Something to note is I used King Arthur All Purpose flour instead of high gluten indicated in the recipe. Hence the dough did not have full gluten development as it’s very wet. Also the recipe said the dough should be 1/2 inch thick in the sheet pan, but mine was only 1/4 inch. The recipe didn’t mention the size of the sheet pan. I looked on the web and found mine is a quarter size one (9-1/2 x 13 inch). So I made 1/4 of the recipe. I am not sure if anything was wrong with this. Anyway the pizza is good enough as it is crispy which is how it should be.

The recipe is adapted from Daniel Leader’s “Local Breads”. I found the blog “Hungrig in San Francisco” also posted the recipe, so I am not typing it again.

Now I’m submitting this to BBD#21. Enjoy & Cheers!

Orange and Mint Loaf

This is a delicious loaf from a recipe by Richard Bertinet. The crumb is very soft and moist, enriched, and has a hint of refreshing orange and mint flavor. Before making it I wondered if bread with mint would taste good. Now I found that the mint has merged with the orange nicely, and goes very well with the bread. The taste is refreshing. I like it. It’s suitable for summer.

Yea, summer has come. I want to make more soft bread or breads with fruits in the coming days. Something more citrus, appetizing and colorful. : )

Love these little cuts on the crust.

Tender!

Recipe adapted the book “Dough” by Richard Bertinet. For steps please follow Gourmet.com .

Makes 1 loaf

Basic Sweet dough

125g full fat milk

7g commercial yeast

250g strong bread flour

30g unsalted butter at room temperature

20g caster sugar

5g salt

1 large egg

Addition

1/2 brunch of fresh mint (I used 3 sprigs)

Zest of 1 large orange

1/2 tablespoon Cointreau

1/2 egg beaten with a pinch of salt for an egg wash

Flour for dusting

A little butter for greasing

Sunflower Seed Rye

Love this! Different from last time, the sunflower seeds were toasted beforehand this time, and definitely has made the bread much nuttier. Couronne shape of the bread has increased the crust to crumb ratio. The rye, toasted seeds and high amount of crust resulted in a strong taste and went very well together, and filled the mouth with a long finish even with a small piece. It really impressed me how the shape of a bread will affect its taste. Yet I still need more practice for better shaping the dough!!

Recipe from Peter Reinhart’s Bread Baker’s Apprentice

Makes 1 pound loave

Firm Starter:

33g 100% hydration levain

38g unbleached high gluten or bread flour

17g water

Mix and ferment at room temp. for 4 hrs, until doubles in size. Then fridge overnight.

Soaker:

80g coarse whole-rye (pumpernickel-grind) flour or rye meal

85g water, at room temperature

Mix and soak at room temperature overnight.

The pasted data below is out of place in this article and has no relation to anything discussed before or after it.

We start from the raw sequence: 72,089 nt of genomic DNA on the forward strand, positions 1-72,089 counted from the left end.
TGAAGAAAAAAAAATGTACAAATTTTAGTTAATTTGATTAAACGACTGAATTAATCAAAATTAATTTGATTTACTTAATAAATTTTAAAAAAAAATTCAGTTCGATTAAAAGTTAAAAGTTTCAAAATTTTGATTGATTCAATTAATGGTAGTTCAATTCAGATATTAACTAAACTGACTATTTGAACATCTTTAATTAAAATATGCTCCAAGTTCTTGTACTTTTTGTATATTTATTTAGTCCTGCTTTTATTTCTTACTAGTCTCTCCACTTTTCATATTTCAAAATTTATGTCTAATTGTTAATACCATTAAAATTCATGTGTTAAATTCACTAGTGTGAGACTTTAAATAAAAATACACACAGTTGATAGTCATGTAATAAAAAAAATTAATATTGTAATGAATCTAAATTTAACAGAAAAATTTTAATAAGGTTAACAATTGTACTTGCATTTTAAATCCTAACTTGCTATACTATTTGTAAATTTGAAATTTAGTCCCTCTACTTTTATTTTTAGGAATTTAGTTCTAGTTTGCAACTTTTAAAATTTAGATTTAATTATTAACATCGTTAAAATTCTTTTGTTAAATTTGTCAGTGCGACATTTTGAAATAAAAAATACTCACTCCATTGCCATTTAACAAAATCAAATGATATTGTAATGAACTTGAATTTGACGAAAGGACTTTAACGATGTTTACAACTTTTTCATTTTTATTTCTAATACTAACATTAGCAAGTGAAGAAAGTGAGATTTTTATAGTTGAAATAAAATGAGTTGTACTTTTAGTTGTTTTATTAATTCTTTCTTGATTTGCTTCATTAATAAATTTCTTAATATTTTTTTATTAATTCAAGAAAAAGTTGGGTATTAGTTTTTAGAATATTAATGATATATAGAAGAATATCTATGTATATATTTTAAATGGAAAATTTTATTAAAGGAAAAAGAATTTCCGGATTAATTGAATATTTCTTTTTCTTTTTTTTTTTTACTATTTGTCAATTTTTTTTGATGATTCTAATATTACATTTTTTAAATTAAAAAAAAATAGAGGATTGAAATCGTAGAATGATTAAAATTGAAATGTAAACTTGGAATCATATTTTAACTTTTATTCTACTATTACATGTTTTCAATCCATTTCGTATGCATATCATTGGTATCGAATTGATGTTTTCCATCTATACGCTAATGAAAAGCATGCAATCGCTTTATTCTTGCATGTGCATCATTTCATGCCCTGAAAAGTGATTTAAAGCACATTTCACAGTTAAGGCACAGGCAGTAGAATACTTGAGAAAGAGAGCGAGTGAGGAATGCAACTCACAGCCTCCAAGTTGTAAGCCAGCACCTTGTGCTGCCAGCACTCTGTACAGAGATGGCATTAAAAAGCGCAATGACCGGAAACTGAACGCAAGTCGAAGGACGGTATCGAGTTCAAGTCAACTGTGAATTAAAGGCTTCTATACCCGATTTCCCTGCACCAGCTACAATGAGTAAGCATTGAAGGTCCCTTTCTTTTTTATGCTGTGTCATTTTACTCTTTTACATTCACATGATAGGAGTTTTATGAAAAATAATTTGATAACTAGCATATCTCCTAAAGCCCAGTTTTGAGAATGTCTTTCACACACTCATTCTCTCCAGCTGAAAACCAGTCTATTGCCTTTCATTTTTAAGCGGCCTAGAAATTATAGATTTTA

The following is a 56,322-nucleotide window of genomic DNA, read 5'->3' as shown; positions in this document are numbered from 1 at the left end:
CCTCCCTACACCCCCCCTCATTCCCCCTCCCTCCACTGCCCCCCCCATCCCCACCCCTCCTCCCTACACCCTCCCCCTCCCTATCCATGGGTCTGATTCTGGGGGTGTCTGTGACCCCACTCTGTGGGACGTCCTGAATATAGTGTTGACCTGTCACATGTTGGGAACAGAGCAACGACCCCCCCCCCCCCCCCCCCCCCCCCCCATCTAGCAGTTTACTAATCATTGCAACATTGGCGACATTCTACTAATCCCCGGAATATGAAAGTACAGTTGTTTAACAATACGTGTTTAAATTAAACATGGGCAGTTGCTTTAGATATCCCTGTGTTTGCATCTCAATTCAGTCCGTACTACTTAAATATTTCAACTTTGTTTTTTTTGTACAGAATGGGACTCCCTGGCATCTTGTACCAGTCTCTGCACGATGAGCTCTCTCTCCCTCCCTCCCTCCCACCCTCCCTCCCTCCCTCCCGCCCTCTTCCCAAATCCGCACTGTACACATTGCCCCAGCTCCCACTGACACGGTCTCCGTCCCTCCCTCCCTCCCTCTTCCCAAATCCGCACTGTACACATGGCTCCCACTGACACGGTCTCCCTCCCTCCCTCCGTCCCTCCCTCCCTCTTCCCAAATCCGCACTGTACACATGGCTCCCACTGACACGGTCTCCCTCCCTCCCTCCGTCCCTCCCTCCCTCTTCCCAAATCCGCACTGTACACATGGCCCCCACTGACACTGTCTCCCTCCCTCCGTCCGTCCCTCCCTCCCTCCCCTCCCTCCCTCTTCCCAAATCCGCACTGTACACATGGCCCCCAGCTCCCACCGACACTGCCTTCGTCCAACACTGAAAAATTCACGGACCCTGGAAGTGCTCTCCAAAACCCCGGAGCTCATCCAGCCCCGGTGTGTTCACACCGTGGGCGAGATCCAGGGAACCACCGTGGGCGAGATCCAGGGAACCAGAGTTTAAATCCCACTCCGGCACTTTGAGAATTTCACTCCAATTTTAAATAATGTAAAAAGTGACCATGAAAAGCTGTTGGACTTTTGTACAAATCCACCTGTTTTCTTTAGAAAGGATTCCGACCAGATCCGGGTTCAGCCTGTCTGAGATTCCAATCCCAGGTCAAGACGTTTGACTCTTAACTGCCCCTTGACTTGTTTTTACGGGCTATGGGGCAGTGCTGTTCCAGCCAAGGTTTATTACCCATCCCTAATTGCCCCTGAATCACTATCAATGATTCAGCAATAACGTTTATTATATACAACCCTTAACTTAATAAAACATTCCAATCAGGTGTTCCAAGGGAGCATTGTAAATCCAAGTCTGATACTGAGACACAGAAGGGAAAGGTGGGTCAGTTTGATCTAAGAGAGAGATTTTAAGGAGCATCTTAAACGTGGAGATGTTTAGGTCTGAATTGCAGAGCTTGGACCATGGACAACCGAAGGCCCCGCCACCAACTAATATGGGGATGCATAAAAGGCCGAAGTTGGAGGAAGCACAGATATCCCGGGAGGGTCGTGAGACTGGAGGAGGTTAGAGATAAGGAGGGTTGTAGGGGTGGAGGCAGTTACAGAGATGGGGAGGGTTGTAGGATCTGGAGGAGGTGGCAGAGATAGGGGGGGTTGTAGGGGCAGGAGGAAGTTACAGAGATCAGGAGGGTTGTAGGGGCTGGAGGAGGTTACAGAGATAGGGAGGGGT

Dough:

78g firm starter (take out  1 hr beforehand to get off the chill)

127g unbleached high-gluten or bread flour

5g salt

2g instant yeast

56g-85g water, lukewarm (90F – 100F)

1/4 cup toasted sunflower seeds

1) Mix the ingredients except the seeds, adding water slowly to adjust the dough consistency. Knead for 4 minutes. Then add the sunflower seeds. Knead for extra 2 minutes until the dough passes window pane test. Avoid over-knead to prevent the dough from turning gummy with rye.

2) Bulk fermentation: 1.5 hrs until doubles in size.

3) Shape into couronne. Final fermentation: 1-1.5 hrs untnil 1.5 times in size.

4) Preheat the oven to 500F. Bake at 450F after steam for 10 minutes. Then lower to 425F and bake until golden brown for extra 15-25 minutes.

5) Cool completely before serving.

Sunflower Seed Levain

I made Daniel Leader’s Sunflower Seed Levain today. It is a pain au levain (70% white flour, 24% whole wheat flour, 6% rye flour, 25% stiff levain, 60% hydration & 2% salt) with 14% sunflower seeds (soaked in 35% water overnight and then drained). The bread is too moist and sour for me. It also hasn’t got the taste of sunflower seeds. I wonder if it is because of my skills or the recipe. I’ll try some more sunflower seed recipes later to find out what’s wrong.

*** Today (the 2nd day) I ate the levain again. Surprisingly it was good and tasted different. It’s less sour and moist and has a nice balance of the tang, wheat and seeds flavors. Now I think it may because the bread was still a bit warm when I ate it yesterday, which enhanced the sourness and moisture. How important “cool down completely” is. Now the bread is much better. I like it.

Hot Cross Buns II

Dan Lepard’s recipe. The dough was really easy to work with (no need to knead, just fold 12-14 times after overnight fermentation, as most gluten is developed after fermenting overnight). Believe many people can make it. The bread is really really soft. Delicious & worthwhile to try! I would like it spicier (as always), and will add more spices next time. Happy Spring! :)

Very wet dough. But it’ll be fine after overnight. The wet dough is to facilitate gluten development during overnight fermentation.

Great Blog

Recently I’ve been busy moving to a new home (really home, not blog), and have not settled to bake (more truly I am more focused on home cooking this moment : P). Though there’s no bread to make, I am still enjoying some great bread blog on web. Here’s one:

http://mariana-aga.livejournal.com

Drool…………… :)……

Ciabatta with Kamut

Compared with Kamut Levain and Kamut Bread, I like this one the most.

It is in fact Jeffrey Hamelman’s Poolish Ciabatta, but I replaced 30% total flour by kamut (adding to final dough, all poolish was regular flour). I also increased the hydration from 73% to 83%, as water absorption of kamut is higher.

However, apparently 83% hydration was too high and the dough was very slack. Hence instead of folding the dough 2 times (1 time every hour according to original recipe) in the 3-hr bulk fermentation, I folded the dough 4 times in total (1 time every half hour).

Luckily though the dough was wet and kamut’s gluten is low, the crumb is satisfying with all those big and irregular holes. It is less chewy than a regular ciabatta but has a stronger wheat flavor than regular ones. I especially like the mild but unique kamut flavor. Nice. :) The crust is not crispy enough, and I will try to bake the dough longer next time (20mins at 460F this time for 420g dough).

I love this Kamut ciabatta, and have had so much fun playing with Kamut in these few weeks.. :)

Recipe based on: “Bread” by Jeffrey Hamelman